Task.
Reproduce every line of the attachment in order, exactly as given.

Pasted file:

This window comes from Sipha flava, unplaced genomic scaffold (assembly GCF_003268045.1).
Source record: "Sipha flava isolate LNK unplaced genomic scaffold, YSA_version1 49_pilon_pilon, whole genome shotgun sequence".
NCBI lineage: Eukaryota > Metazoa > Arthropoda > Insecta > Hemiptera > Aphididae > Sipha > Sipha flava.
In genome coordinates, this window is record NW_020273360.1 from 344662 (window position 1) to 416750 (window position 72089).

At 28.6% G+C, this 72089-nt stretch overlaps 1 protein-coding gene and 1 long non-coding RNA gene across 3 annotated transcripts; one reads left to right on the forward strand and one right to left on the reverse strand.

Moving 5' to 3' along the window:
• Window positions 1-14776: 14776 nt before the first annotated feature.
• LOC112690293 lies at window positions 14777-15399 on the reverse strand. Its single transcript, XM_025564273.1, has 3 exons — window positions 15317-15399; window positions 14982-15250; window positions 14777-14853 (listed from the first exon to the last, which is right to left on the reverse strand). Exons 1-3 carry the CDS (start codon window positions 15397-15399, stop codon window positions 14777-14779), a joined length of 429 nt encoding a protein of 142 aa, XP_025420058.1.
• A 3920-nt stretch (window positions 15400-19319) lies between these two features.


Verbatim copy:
This window comes from Sipha flava, unplaced genomic scaffold (assembly GCF_003268045.1).
Source record: "Sipha flava isolate LNK unplaced genomic scaffold, YSA_version1 49_pilon_pilon, whole genome shotgun sequence".
NCBI lineage: Eukaryota > Metazoa > Arthropoda > Insecta > Hemiptera > Aphididae > Sipha > Sipha flava.
In genome coordinates, this window is record NW_020273360.1 from 344662 (window position 1) to 416750 (window position 72089).

At 28.6% G+C, this 72089-nt stretch overlaps 1 protein-coding gene and 1 long non-coding RNA gene across 3 annotated transcripts; one reads left to right on the forward strand and one right to left on the reverse strand.

Moving 5' to 3' along the window:
• Window positions 1-14776: 14776 nt before the first annotated feature.
• LOC112690293 lies at window positions 14777-15399 on the reverse strand. Its single transcript, XM_025564273.1, has 3 exons — window positions 15317-15399; window positions 14982-15250; window positions 14777-14853 (listed from the first exon to the last, which is right to left on the reverse strand). Exons 1-3 carry the CDS (start codon window positions 15397-15399, stop codon window positions 14777-14779), a joined length of 429 nt encoding a protein of 142 aa, XP_025420058.1.
• A 3920-nt stretch (window positions 15400-19319) lies between these two features.